Yosemite for the First Time—Again

On Wednesday I made a quick trip to Yosemite to meet my (old and new) friends and fellow photography pros Don Smith and Ron Modra, plus Ron’s wife MB. Since I’d never met Ron and MB in person (though from conversations with Don I felt like I already knew them), and Ron had never been to Yosemite, I broke my personal rule to stay clear…

Curing the Blues

Who doesn’t like blue skies? Well…, me. I’ll say it again: I. Don’t. Like. Blue. Skies. At least not for photography. As pleasant as blue sky is for a stroll on the beach or picnic at the park, it’s just plain boring in a picture, and I do everything in my power to avoid an empty sky in my images. Don’t believe me? Check…

Yosemite Spring

There are many (many!) beautiful sights in Yosemite, but when most people think about Yosemite, they think about waterfalls and granite. The granite is forever (virtually), but Yosemite’s waterfalls come and go with the season: exploding from the granite walls in spring, most of Yosemite’s waterfalls are bone dry by summer’s end. And some years are better than others—three springs ago, Bridalveil and Yosemite…

A Horsetail of a Different Color

Last week’s Yosemite photo workshop was ostensibly about Horsetail Fall, but it turned out to be so much more than that. In fact, after photographing more snow than I’ve seen in Yosemite in many (many) years, Horsetail Fall was a bit anticlimactic. The only evening that Horsetail Fall got the coveted direct light everyone came on our second day. Going all-in on Horsetail Fall…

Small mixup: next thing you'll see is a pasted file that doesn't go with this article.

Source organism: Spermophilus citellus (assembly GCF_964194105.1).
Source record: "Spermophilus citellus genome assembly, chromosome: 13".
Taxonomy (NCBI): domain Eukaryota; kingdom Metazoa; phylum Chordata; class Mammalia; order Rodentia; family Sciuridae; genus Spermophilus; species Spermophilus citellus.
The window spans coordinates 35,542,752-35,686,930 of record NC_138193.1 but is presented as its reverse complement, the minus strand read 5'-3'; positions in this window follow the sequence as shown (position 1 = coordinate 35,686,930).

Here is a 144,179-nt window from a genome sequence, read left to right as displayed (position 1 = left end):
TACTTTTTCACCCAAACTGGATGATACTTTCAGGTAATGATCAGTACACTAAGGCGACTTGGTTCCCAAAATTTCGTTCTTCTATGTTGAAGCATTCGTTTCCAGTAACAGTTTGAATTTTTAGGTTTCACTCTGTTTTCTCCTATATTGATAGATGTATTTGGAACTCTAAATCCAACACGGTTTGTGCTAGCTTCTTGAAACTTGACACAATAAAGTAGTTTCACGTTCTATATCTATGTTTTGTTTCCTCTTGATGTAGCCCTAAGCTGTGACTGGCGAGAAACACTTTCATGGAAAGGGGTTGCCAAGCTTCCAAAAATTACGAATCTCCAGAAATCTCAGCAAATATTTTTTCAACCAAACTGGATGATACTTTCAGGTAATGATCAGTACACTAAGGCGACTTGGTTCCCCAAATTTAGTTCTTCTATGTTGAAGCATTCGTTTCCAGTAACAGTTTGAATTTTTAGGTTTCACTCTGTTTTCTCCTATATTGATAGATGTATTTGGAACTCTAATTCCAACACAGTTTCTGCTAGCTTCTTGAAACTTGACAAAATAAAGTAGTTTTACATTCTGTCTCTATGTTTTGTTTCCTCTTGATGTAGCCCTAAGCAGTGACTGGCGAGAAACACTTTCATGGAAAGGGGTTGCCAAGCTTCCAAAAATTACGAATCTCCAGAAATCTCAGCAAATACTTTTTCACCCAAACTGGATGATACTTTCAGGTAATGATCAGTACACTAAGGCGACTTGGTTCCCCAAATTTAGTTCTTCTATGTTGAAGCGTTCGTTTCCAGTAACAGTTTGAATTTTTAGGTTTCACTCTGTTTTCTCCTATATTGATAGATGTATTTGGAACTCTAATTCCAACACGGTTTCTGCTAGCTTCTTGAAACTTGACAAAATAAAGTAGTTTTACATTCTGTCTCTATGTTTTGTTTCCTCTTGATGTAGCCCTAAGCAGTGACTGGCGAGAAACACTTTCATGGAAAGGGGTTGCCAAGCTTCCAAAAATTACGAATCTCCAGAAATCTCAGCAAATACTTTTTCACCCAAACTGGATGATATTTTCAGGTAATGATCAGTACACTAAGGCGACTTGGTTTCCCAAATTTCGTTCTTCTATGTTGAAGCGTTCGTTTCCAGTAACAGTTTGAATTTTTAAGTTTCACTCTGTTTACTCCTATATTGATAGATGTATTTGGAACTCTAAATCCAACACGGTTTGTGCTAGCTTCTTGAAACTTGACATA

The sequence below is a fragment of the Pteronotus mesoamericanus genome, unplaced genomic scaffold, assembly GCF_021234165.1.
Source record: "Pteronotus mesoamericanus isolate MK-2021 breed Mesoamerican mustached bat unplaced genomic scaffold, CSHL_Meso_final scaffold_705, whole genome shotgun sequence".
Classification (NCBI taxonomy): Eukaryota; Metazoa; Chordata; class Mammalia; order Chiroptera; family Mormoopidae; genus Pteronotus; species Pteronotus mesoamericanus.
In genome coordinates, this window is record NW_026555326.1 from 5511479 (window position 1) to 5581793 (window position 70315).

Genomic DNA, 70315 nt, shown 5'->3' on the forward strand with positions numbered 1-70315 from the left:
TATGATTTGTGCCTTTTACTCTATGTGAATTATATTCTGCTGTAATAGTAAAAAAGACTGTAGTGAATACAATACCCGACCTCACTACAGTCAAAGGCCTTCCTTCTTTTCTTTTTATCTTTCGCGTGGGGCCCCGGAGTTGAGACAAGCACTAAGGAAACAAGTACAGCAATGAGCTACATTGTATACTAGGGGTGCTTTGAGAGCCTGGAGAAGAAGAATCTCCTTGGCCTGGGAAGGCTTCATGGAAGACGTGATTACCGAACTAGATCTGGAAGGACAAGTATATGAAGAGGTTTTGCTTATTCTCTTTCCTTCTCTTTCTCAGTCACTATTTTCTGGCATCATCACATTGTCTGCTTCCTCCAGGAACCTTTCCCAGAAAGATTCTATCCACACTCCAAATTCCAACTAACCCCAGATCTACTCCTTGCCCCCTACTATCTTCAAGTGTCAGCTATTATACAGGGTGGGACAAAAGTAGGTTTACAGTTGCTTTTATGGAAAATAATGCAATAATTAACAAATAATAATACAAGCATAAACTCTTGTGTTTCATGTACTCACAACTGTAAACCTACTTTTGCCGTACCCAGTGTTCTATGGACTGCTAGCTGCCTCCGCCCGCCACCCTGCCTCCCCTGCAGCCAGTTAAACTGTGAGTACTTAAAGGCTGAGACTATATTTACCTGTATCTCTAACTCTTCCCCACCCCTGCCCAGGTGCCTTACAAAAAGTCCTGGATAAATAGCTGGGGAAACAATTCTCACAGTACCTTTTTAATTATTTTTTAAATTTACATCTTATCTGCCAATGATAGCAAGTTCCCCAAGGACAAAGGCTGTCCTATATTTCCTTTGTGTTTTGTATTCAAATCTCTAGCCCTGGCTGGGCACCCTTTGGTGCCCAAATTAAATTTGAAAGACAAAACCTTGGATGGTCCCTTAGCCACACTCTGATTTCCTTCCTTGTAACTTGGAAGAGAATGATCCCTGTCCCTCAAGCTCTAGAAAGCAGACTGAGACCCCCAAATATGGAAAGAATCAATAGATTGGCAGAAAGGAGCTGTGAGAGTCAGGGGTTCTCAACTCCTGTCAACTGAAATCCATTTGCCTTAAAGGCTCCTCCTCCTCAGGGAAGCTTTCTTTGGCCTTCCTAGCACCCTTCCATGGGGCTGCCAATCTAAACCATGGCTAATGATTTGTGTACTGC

Love What You Shoot

Feel the love One frequently uttered piece of photographic advice is to “shoot what you love.” And while photographing the locations and subjects we love most is indeed pretty essential to consistently successful images, unless we treat our favorite subjects with the love they deserve, we risk losing them. My relationship with Yosemite predates my memories, so it’s no wonder that Yosemite Valley plays…

Escape from Yosemite

Cold, wet, exhausted, and ecstatic after a day-and-half of photographing Yosemite Valley glazed with new snow, my brother and I were ready to go home and count our treasures. Gingerly following my headlights down icy Highway 140, I rounded a bend a couple of miles downhill from the Arch Rock entrance station and found my path blocked by an iron gate spanning the road…

Seeing the Entire Scene

As you might imagine, between my own images, my photo workshop participants’ images, browsing other photographers’ pages, and simply being connected to social media, I see a lot of images. A. Lot. Of. Images. And curse or blessing, I can’t help but have opinions—whether my own images or others’, some work wonderfully, others not so much. There’s a lot that goes into creating a…

Alone in Yosemite

Last winter I spent a glorious day by myself in Yosemite Valley, photographing the vestiges of an overnight snowstorm. Inbound to the park the evening before, a continuous strand of outbound headlights reminded me how different a photographer’s priorities are from the general public’s. For a nature photographer, the best time to be outside seems to be everyone else’s worst time to be outside,…

Just a Pinch of Moon

A couple of  weeks ago I wrote about how to photograph the moon big, the bigger the better, to overcome its tendency to (appear to) shrink in a wide angle image. But the moon doesn’t need to be big to be a striking addition to a landscape photo. To balance a landscape frame, I think in terms of “visual gravity” (or “visual weight”): how much…

It’s the People

The ability to earn my living visiting the most beautiful places in the world is plenty of reason for gratitude, but that’s not what I’m thinking about today. Today I’m thinking about all of the people my workshops have connected me with, and all the laughter and learning they have added to my life. I’d be lying if I said I wasn’t looking forward…